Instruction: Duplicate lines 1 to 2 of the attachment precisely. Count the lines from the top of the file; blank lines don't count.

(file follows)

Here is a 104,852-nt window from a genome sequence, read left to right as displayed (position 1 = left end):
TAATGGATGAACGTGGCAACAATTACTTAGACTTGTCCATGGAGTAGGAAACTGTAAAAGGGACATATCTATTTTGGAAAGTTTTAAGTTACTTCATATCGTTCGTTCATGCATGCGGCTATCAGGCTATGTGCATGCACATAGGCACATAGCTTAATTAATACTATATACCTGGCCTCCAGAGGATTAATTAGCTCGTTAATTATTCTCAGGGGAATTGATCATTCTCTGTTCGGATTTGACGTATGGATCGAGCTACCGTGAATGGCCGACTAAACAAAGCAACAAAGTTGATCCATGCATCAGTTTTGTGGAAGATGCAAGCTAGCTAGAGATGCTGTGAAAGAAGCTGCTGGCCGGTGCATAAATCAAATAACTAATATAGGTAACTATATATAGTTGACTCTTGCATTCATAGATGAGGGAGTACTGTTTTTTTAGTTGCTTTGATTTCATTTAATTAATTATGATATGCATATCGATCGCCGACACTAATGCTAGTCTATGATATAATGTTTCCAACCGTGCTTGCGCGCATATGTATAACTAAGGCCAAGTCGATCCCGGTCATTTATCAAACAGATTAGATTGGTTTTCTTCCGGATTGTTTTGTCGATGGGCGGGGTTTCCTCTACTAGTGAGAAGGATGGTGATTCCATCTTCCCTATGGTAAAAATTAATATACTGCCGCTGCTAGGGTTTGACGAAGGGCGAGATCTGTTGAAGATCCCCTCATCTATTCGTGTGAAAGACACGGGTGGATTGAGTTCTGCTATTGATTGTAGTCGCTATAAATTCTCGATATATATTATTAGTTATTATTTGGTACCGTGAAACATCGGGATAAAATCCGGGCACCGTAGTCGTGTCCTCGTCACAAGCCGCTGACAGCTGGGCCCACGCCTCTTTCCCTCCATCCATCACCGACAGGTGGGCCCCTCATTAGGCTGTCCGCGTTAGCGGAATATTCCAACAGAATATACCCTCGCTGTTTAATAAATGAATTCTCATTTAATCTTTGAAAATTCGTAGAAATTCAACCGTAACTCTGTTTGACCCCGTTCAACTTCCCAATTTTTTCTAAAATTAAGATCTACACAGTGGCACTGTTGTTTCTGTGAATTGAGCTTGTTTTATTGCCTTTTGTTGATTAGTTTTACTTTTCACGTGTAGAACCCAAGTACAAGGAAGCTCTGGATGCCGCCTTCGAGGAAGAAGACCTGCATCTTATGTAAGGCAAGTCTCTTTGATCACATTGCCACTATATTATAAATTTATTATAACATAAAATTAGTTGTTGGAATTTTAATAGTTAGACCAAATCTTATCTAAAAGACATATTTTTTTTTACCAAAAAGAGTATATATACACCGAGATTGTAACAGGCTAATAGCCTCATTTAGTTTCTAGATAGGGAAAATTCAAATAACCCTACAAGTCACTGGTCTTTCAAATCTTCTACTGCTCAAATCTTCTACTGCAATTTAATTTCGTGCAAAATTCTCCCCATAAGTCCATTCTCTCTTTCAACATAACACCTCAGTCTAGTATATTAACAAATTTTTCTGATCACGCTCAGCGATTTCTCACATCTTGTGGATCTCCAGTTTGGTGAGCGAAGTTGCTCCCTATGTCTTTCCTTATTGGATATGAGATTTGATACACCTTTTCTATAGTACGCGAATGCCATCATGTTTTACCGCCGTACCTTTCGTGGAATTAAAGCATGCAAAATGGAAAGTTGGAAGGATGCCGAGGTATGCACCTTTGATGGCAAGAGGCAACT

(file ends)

Here is a 104,852-nt window from a genome sequence, read left to right as displayed (position 1 = left end):
TAATGGATGAACGTGGCAACAATTACTTAGACTTGTCCATGGAGTAGGAAACTGTAAAAGGGACATATCTATTTTGGAAAGTTTTAAGTTACTTCATATCGTTCGTTCATGCATGCGGCTATCAGGCTATGTGCATGCACATAGGCACATAGCTTAATTAATACTATATACCTGGCCTCCAGAGGATTAATTAGCTCGTTAATTATTCTCAGGGGAATTGATCATTCTCTGTTCGGATTTGACGTATGGATCGAGCTACCGTGAATGGCCGACTAAACAAAGCAACAAAGTTGATCCATGCATCAGTTTTGTGGAAGATGCAAGCTAGCTAGAGATGCTGTGAAAGAAGCTGCTGGCCGGTGCATAAATCAAATAACTAATATAGGTAACTATATATAGTTGACTCTTGCATTCATAGATGAGGGAGTACTGTTTTTTTAGTTGCTTTGATTTCATTTAATTAATTATGATATGCATATCGATCGCCGACACTAATGCTAGTCTATGATATAATGTTTCCAACCGTGCTTGCGCGCATATGTATAACTAAGGCCAAGTCGATCCCGGTCATTTATCAAACAGATTAGATTGGTTTTCTTCCGGATTGTTTTGTCGATGGGCGGGGTTTCCTCTACTAGTGAGAAGGATGGTGATTCCATCTTCCCTATGGTAAAAATTAATATACTGCCGCTGCTAGGGTTTGACGAAGGGCGAGATCTGTTGAAGATCCCCTCATCTATTCGTGTGAAAGACACGGGTGGATTGAGTTCTGCTATTGATTGTAGTCGCTATAAATTCTCGATATATATTATTAGTTATTATTTGGTACCGTGAAACATCGGGATAAAATCCGGGCACCGTAGTCGTGTCCTCGTCACAAGCCGCTGACAGCTGGGCCCACGCCTCTTTCCCTCCATCCATCACCGACAGGTGGGCCCCTCATTAGGCTGTCCGCGTTAGCGGAATATTCCAACAGAATATACCCTCGCTGTTTAATAAATGAATTCTCATTTAATCTTTGAAAATTCGTAGAAATTCAACCGTAACTCTGTTTGACCCCGTTCAACTTCCCAATTTTTTCTAAAATTAAGATCTACACAGTGGCACTGTTGTTTCTGTGAATTGAGCTTGTTTTATTGCCTTTTGTTGATTAGTTTTACTTTTCACGTGTAGAACCCAAGTACAAGGAAGCTCTGGATGCCGCCTTCGAGGAAGAAGACCTGCATCTTATGTAAGGCAAGTCTCTTTGATCACATTGCCACTATATTATAAATTTATTATAACATAAAATTAGTTGTTGGAATTTTAATAGTTAGACCAAATCTTATCTAAAAGACATATTTTTTTTTACCAAAAAGAGTATATATACACCGAGATTGTAACAGGCTAATAGCCTCATTTAGTTTCTAGATAGGGAAAATTCAAATAACCCTACAAGTCACTGGTCTTTCAAATCTTCTACTGCTCAAATCTTCTACTGCAATTTAATTTCGTGCAAAATTCTCCCCATAAGTCCATTCTCTCTTTCAACATAACACCTCAGTCTAGTATATTAACAAATTTTTCTGATCACGCTCAGCGATTTCTCACATCTTGTGGATCTCCAGTTTGGTGAGCGAAGTTGCTCCCTATGTCTTTCCTTATTGGATATGAGATTTGATACACCTTTTCTATAGTACGCGAATGCCATCATGTTTTACCGCCGTACCTTTCGTGGAATTAAAGCATGCAAAATGGAAAGTTGGAAGGATGCCGAGGTATGCACCTTTGATGGCAAGAGGCAACT